• Endorphins are the chemicals associated with the fight or flight response and give you the ability to power through situations. You often hear of professional athletes achieving endorphin highs as they train, but you don’t need to push your body to the max to release endorphins in a positive way. Laughing and stretching can release endorphins, acupuncture, and even simple things like eating chocolate, spicy foods or smelling vanilla and lavender.
  • Oxytocin has been referred to as the “cuddle chemical”. It’s released when you experience a closeness or feeling of trust or intimacy. Giving hugs, petting dogs, and simply just socializing with others can release oxytocin.

This week’s #HappyAct is to think how you can get the neuroscience of your brain working for your happiness.

The crappy act revisited

Dog with sunglasses
Our one dog now, the Bellediot–beautiful but stupid as a bag of hammers

My life is starting to resemble a country song. We had to put my old dog down, two of my appliances died, our car was in the shop and we got a ticket for parking in front of a hydrant, bills are piling up and to make matters worse, I’ve had a throat infection that’s only getting worse which means I’ll have to go back to the doctor for another appointment.

As Dave says, there are weeks when the happy act should really be The Crappy Act. It’s made me reflect on how to keep chipper when life gets you down. Here are a few things that work for me.

  • Taking care of myself. Easier said than done, but I’ve always been a huge advocate of listening to your body, and when I’m feeling poorly I try to slow down and take care of myself. Note to self: make another doctor’s appointment tomorrow.
  • Being grateful for what I have instead of what I’ve lost. I loved Murphy our old dog, but we still have our Great Pyrenees, Bella, the stupidest dog on the face of the planet. Even though her various nicknames range from Bella the Fart Smeller, to Bella the Drywall Eating Dog, to the Bellidiot, we still love her and I’m grateful my big fluffy polar bear of a dog is still here to greet me every night when I come home.
  • Remembering that no matter what challenges we are facing, there is someone sitting next to me dealing with far more serious issues. I was reminded of this twice this weekend.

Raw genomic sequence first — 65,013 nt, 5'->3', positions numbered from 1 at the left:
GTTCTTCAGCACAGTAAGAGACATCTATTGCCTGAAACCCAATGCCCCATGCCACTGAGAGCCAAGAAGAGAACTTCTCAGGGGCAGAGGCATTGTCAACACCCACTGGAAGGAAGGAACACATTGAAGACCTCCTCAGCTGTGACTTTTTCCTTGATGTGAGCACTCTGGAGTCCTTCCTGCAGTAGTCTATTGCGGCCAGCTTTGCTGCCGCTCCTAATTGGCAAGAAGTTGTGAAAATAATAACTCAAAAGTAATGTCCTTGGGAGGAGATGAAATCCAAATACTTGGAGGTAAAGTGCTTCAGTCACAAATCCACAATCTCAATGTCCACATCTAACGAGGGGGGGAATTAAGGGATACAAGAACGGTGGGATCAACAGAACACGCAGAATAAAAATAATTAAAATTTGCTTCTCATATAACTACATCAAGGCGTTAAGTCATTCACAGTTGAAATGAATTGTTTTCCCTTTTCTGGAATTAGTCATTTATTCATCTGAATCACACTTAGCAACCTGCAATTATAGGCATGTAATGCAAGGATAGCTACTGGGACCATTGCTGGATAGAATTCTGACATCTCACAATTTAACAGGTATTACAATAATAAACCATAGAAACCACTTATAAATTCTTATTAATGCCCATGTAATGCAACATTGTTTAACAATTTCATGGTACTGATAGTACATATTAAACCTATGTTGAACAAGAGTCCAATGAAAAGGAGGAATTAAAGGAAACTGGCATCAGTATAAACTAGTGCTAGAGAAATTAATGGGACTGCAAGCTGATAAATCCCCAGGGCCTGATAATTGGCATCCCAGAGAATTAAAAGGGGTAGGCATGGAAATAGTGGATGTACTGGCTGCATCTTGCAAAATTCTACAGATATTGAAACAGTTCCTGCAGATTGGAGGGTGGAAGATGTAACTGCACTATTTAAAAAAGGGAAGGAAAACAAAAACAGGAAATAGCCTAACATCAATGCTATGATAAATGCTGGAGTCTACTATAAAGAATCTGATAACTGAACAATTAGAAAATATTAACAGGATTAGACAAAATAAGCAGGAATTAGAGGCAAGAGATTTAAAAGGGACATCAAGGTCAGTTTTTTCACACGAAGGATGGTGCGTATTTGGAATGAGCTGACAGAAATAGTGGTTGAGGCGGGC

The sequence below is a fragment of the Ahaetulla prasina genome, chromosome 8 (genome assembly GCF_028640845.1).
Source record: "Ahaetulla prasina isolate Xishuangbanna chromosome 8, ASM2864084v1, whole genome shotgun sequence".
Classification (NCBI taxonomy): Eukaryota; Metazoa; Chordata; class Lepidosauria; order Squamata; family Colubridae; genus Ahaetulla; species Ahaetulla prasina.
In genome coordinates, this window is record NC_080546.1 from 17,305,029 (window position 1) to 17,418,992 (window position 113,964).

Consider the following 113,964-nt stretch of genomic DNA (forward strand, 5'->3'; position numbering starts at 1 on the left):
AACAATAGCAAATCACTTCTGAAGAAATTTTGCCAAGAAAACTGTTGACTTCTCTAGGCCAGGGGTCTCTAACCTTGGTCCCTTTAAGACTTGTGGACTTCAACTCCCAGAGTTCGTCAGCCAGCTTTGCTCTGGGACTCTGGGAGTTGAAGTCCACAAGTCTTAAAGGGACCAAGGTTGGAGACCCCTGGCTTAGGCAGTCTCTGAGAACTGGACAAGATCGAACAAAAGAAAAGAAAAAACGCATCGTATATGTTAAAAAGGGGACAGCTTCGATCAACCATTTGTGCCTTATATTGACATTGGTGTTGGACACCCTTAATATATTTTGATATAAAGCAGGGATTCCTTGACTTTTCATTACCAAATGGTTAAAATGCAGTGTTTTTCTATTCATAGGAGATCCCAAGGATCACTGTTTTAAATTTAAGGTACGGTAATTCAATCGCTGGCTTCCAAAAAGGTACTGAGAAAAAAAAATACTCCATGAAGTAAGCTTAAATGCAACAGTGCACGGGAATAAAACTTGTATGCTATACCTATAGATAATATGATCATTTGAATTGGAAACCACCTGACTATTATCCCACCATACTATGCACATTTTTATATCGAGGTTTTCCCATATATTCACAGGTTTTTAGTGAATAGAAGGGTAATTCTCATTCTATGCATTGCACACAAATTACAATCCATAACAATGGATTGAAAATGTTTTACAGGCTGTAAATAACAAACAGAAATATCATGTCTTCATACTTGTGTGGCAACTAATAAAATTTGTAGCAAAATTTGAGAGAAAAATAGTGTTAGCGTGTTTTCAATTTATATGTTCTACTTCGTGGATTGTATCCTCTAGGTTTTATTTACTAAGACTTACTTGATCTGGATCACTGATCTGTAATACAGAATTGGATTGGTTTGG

• Knowing this too shall pass.
  • Oh, and chocolate and ice cream don’t hurt either (and are cool on the throat).

Hope everyone else had a happy week….and thanks for the kind words about Murphy. Our gentle giant is in a happier place.

Did Les Nessman have it right? My ideal office of the future

Les Nessman fake door sign

I’ve been watching with interest the discussion online about ideal office space and I’ve come to the conclusion Les Nessman had it right.

You may recall the classic episode from the 70s show WKRP in Cincinnati, where news director Les Nessman draws imaginary lines around where his office door should be and asks the rest of the office to respect his space.

There’s been a huge shift in the past five years to open, collaborative workstations.

The idea behind these workspaces was noble. Force people out of their offices and workstations, and you’ll foster collaboration, drive innovation and break down silos.

But as the saying goes, the road to hell is paved with good intentions, and most employees who work in these cattle stalls report being unhappier at work and less productive.

They say noise levels and lack of privacy make it hard to concentrate and do “heads down” work and god forbid you try to have a conference call or hangout with someone. I was reading an article the other day where one employee said it’s actually hurt collaboration in their company, because most people now wear headphones all day and don’t talk to each other.

I have friends that work in some companies where they don’t even have a workstation any more. There is a space for their team and transient workstations for the days they are working in the office.

Now some may say, what’s the big deal, sounds great. People are working from home, they don’t need regular workspace. So what if it’s noisy?

Others say it is a big deal and we need to come up with a new approach that will achieve the original goals of openness and collaboration, but address the needs of modern work. I saw a design last week that had bizarre small desks that could move and looked like a honeycomb. It made me think of a hamster wheel. No thanks.

You see the problem is many of these so-called “experts” who are designing modern workspaces are overlooking some very basic realities and needs of office workers today.